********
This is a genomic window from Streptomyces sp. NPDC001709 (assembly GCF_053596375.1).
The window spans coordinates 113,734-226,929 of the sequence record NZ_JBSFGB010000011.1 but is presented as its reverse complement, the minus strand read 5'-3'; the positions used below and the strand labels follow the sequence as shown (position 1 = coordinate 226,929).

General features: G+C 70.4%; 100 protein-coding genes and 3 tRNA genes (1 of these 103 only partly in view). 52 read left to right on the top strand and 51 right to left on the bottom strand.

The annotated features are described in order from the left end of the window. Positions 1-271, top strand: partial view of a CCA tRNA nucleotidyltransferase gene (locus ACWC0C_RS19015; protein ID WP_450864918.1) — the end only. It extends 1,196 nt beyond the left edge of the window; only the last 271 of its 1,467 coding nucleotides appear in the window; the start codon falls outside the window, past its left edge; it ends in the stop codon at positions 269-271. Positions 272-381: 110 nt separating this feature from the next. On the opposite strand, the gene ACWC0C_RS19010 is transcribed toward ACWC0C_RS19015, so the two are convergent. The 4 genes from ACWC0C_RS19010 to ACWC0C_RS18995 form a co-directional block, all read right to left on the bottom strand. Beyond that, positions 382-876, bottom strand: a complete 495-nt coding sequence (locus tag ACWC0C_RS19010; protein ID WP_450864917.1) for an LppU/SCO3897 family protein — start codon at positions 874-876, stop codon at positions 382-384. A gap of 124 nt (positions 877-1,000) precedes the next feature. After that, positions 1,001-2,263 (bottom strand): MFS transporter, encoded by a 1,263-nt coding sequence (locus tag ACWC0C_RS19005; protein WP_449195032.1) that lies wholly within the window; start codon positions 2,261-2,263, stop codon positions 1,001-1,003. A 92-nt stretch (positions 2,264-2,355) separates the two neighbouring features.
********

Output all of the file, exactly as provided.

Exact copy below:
This is a genomic window from Streptomyces sp. NPDC001709 (assembly GCF_053596375.1).
The window spans coordinates 113,734-226,929 of the sequence record NZ_JBSFGB010000011.1 but is presented as its reverse complement, the minus strand read 5'-3'; the positions used below and the strand labels follow the sequence as shown (position 1 = coordinate 226,929).

General features: G+C 70.4%; 100 protein-coding genes and 3 tRNA genes (1 of these 103 only partly in view). 52 read left to right on the top strand and 51 right to left on the bottom strand.

The annotated features are described in order from the left end of the window. Positions 1-271, top strand: partial view of a CCA tRNA nucleotidyltransferase gene (locus ACWC0C_RS19015; protein ID WP_450864918.1) — the end only. It extends 1,196 nt beyond the left edge of the window; only the last 271 of its 1,467 coding nucleotides appear in the window; the start codon falls outside the window, past its left edge; it ends in the stop codon at positions 269-271. Positions 272-381: 110 nt separating this feature from the next. On the opposite strand, the gene ACWC0C_RS19010 is transcribed toward ACWC0C_RS19015, so the two are convergent. The 4 genes from ACWC0C_RS19010 to ACWC0C_RS18995 form a co-directional block, all read right to left on the bottom strand. Beyond that, positions 382-876, bottom strand: a complete 495-nt coding sequence (locus tag ACWC0C_RS19010; protein ID WP_450864917.1) for an LppU/SCO3897 family protein — start codon at positions 874-876, stop codon at positions 382-384. A gap of 124 nt (positions 877-1,000) precedes the next feature. After that, positions 1,001-2,263 (bottom strand): MFS transporter, encoded by a 1,263-nt coding sequence (locus tag ACWC0C_RS19005; protein WP_449195032.1) that lies wholly within the window; start codon positions 2,261-2,263, stop codon positions 1,001-1,003. A 92-nt stretch (positions 2,264-2,355) separates the two neighbouring features.